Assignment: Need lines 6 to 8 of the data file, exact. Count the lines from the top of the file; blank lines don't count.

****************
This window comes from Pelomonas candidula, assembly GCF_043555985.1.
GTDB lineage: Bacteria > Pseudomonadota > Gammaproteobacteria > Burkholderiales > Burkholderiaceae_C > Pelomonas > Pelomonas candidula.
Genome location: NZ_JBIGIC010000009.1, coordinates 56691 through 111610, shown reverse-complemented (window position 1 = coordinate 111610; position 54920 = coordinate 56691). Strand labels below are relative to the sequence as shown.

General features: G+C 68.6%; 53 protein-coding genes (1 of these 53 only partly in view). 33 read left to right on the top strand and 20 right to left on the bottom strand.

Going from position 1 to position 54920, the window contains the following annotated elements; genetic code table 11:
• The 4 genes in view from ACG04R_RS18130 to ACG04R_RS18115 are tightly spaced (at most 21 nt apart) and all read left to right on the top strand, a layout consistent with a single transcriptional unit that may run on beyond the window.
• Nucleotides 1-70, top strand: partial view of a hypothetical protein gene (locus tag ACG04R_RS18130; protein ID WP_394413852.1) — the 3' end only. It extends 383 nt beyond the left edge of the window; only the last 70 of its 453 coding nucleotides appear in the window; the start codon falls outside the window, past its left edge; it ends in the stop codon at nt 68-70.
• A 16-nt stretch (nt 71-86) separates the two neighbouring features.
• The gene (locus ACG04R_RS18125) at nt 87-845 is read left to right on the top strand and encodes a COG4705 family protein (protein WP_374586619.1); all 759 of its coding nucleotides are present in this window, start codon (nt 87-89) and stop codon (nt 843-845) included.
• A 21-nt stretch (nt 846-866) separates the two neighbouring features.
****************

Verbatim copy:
• The 4 genes in view from ACG04R_RS18130 to ACG04R_RS18115 are tightly spaced (at most 21 nt apart) and all read left to right on the top strand, a layout consistent with a single transcriptional unit that may run on beyond the window.
• Nucleotides 1-70, top strand: partial view of a hypothetical protein gene (locus tag ACG04R_RS18130; protein ID WP_394413852.1) — the 3' end only. It extends 383 nt beyond the left edge of the window; only the last 70 of its 453 coding nucleotides appear in the window; the start codon falls outside the window, past its left edge; it ends in the stop codon at nt 68-70.
• A 16-nt stretch (nt 71-86) separates the two neighbouring features.